Quantity Discount

Definition of 'Quantity Discount'


An incentive offered to a buyer that results in a decreased cost per unit of goods or materials when purchased in greater numbers. A quantity discount is often offered by sellers to entice buyers to purchase in larger quantities. The seller is able to move more goods or materials, and the buyer receives a more favorable price for the goods. At the consumer level, a quantity discount can appear as a BOGO (buy one, get one discount) or other incentives such as buy two, get one free.

Investopedia explains 'Quantity Discount'


Retailers often get better deals if they order more of the same item. For example, the cost per unit for t-shirts might be $7.50 per unit if less than 48 pieces are ordered; $7.25 per unit if 49-72 pieces are ordered; or $7.00 per unit if 73 or more pieces are ordered. Depending on the quantity discount, all pieces ordered must be delivered and paid for by a certain date, or the purchases and payments can be spread out over a specified period of time.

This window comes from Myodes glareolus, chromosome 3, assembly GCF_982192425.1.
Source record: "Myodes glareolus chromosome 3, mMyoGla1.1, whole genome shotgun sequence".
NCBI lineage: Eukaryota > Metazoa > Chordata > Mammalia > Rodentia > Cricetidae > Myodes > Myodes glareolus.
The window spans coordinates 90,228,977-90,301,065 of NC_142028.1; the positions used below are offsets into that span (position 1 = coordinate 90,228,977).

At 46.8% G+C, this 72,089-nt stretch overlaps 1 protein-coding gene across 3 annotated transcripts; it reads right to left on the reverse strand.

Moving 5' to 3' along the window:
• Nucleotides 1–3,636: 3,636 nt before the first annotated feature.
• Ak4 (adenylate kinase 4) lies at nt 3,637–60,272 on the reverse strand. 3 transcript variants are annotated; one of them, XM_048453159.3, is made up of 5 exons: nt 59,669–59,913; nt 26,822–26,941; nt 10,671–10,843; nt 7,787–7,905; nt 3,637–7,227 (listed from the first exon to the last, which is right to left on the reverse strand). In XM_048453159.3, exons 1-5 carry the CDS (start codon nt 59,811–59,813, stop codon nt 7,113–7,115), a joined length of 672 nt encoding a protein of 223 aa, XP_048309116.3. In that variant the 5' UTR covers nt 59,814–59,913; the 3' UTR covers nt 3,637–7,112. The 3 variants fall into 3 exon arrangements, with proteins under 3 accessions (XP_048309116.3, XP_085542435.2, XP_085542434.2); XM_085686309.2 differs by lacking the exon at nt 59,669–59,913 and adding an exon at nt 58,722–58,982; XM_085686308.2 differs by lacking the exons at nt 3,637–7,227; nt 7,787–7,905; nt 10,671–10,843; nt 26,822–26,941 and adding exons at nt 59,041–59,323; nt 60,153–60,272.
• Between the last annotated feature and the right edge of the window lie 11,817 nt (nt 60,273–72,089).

Filed Under:

comments powered by Disqus
Hot Definitions
  1. Maintenance Margin

    The minimum amount of equity that must be maintained in a margin account. In the context of the NYSE and FINRA, after an investor has bought securities on margin, the minimum required level of margin is 25% of the total market value of the securities in the margin account.
  2. Leased Bank Guarantee

    A bank guarantee that is leased to a third party for a specific fee. The issuing bank will conduct due diligence on the creditworthiness of the customer looking to secure a bank guarantee, then lease a guarantee to that customer for a set amount of money and over a set period of time, typically less than two years.
  3. Degree Of Financial Leverage - DFL

    A ratio that measures the sensitivity of a company’s earnings per share (EPS) to fluctuations in its operating income, as a result of changes in its capital structure. Degree of Financial Leverage (DFL) measures the percentage change in EPS for a unit change in earnings before interest and taxes (EBIT).
  4. Jeff Bezos

    Self-made billionaire Jeff Bezos is famous for founding online retail giant Amazon.com.
  5. Re-fracking

    Re-fracking is the practice of returning to older wells that had been fracked in the recent past to capitalize on newer, more effective extraction technology. Re-fracking can be effective on especially tight oil deposits – where the shale products low yields – to extend their productivity.
  6. TIMP (acronym)

    'TIMP' is an acronym that stands for 'Turkey, Indonesia, Mexico and Philippines.' Similar to BRIC (Brazil, Russia, India and China), the acronym was coined by and investor/economist to group fast-growing emerging market economies in similar states of economic development.
Trading Center